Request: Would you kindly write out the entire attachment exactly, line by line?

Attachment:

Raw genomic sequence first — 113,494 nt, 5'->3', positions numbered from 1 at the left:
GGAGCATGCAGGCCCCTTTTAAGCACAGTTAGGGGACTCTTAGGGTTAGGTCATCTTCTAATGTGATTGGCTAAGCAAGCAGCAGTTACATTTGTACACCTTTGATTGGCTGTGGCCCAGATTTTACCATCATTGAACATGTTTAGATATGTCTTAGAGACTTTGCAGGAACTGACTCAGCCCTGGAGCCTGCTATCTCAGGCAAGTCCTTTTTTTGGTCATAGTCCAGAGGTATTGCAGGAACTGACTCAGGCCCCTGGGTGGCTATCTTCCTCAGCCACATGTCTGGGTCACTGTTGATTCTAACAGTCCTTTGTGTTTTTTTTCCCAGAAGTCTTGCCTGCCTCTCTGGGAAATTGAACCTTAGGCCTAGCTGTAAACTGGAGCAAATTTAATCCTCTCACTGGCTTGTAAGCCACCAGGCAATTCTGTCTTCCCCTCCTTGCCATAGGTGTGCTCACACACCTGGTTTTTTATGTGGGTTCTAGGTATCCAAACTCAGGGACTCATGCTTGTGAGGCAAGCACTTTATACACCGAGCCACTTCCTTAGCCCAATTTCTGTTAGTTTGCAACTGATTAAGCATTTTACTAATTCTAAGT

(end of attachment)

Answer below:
Raw genomic sequence first — 113,494 nt, 5'->3', positions numbered from 1 at the left:
GGAGCATGCAGGCCCCTTTTAAGCACAGTTAGGGGACTCTTAGGGTTAGGTCATCTTCTAATGTGATTGGCTAAGCAAGCAGCAGTTACATTTGTACACCTTTGATTGGCTGTGGCCCAGATTTTACCATCATTGAACATGTTTAGATATGTCTTAGAGACTTTGCAGGAACTGACTCAGCCCTGGAGCCTGCTATCTCAGGCAAGTCCTTTTTTTGGTCATAGTCCAGAGGTATTGCAGGAACTGACTCAGGCCCCTGGGTGGCTATCTTCCTCAGCCACATGTCTGGGTCACTGTTGATTCTAACAGTCCTTTGTGTTTTTTTTCCCAGAAGTCTTGCCTGCCTCTCTGGGAAATTGAACCTTAGGCCTAGCTGTAAACTGGAGCAAATTTAATCCTCTCACTGGCTTGTAAGCCACCAGGCAATTCTGTCTTCCCCTCCTTGCCATAGGTGTGCTCACACACCTGGTTTTTTATGTGGGTTCTAGGTATCCAAACTCAGGGACTCATGCTTGTGAGGCAAGCACTTTATACACCGAGCCACTTCCTTAGCCCAATTTCTGTTAGTTTGCAACTGATTAAGCATTTTACTAATTCTAAGT